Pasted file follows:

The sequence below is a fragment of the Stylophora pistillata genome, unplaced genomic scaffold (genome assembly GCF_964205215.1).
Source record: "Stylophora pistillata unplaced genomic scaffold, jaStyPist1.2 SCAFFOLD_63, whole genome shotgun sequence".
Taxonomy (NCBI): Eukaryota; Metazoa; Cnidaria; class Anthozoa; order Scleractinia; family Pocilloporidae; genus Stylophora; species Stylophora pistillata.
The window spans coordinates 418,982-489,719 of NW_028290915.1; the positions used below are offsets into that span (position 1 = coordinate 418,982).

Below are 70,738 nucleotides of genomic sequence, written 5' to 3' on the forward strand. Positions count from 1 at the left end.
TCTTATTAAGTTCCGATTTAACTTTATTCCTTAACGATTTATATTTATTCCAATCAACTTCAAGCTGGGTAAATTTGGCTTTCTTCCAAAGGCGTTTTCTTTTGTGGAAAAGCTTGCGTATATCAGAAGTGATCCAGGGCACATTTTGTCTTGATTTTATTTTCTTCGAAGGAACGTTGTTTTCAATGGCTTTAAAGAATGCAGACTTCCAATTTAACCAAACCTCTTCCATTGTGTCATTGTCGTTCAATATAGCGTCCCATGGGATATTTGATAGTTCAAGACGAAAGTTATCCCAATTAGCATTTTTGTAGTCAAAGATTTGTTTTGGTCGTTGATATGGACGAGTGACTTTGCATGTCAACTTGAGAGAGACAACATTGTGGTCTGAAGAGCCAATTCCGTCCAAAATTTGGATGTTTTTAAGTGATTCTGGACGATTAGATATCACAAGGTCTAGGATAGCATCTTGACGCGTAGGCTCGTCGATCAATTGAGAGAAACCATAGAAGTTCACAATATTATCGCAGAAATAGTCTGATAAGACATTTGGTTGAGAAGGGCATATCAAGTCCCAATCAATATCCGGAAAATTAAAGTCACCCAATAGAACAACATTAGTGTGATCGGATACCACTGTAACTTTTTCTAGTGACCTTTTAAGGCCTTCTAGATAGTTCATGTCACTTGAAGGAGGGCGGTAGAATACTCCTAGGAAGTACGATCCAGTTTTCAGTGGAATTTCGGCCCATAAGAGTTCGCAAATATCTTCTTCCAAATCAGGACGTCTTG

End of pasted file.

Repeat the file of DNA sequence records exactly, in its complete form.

The sequence below is a fragment of the Stylophora pistillata genome, unplaced genomic scaffold (genome assembly GCF_964205215.1).
Source record: "Stylophora pistillata unplaced genomic scaffold, jaStyPist1.2 SCAFFOLD_63, whole genome shotgun sequence".
Taxonomy (NCBI): Eukaryota; Metazoa; Cnidaria; class Anthozoa; order Scleractinia; family Pocilloporidae; genus Stylophora; species Stylophora pistillata.
The window spans coordinates 418,982-489,719 of NW_028290915.1; the positions used below are offsets into that span (position 1 = coordinate 418,982).

Below are 70,738 nucleotides of genomic sequence, written 5' to 3' on the forward strand. Positions count from 1 at the left end.
TCTTATTAAGTTCCGATTTAACTTTATTCCTTAACGATTTATATTTATTCCAATCAACTTCAAGCTGGGTAAATTTGGCTTTCTTCCAAAGGCGTTTTCTTTTGTGGAAAAGCTTGCGTATATCAGAAGTGATCCAGGGCACATTTTGTCTTGATTTTATTTTCTTCGAAGGAACGTTGTTTTCAATGGCTTTAAAGAATGCAGACTTCCAATTTAACCAAACCTCTTCCATTGTGTCATTGTCGTTCAATATAGCGTCCCATGGGATATTTGATAGTTCAAGACGAAAGTTATCCCAATTAGCATTTTTGTAGTCAAAGATTTGTTTTGGTCGTTGATATGGACGAGTGACTTTGCATGTCAACTTGAGAGAGACAACATTGTGGTCTGAAGAGCCAATTCCGTCCAAAATTTGGATGTTTTTAAGTGATTCTGGACGATTAGATATCACAAGGTCTAGGATAGCATCTTGACGCGTAGGCTCGTCGATCAATTGAGAGAAACCATAGAAGTTCACAATATTATCGCAGAAATAGTCTGATAAGACATTTGGTTGAGAAGGGCATATCAAGTCCCAATCAATATCCGGAAAATTAAAGTCACCCAATAGAACAACATTAGTGTGATCGGATACCACTGTAACTTTTTCTAGTGACCTTTTAAGGCCTTCTAGATAGTTCATGTCACTTGAAGGAGGGCGGTAGAATACTCCTAGGAAGTACGATCCAGTTTTCAGTGGAATTTCGGCCCATAAGAGTTCGCAAATATCTTCTTCCAAATCAGGACGTCTTG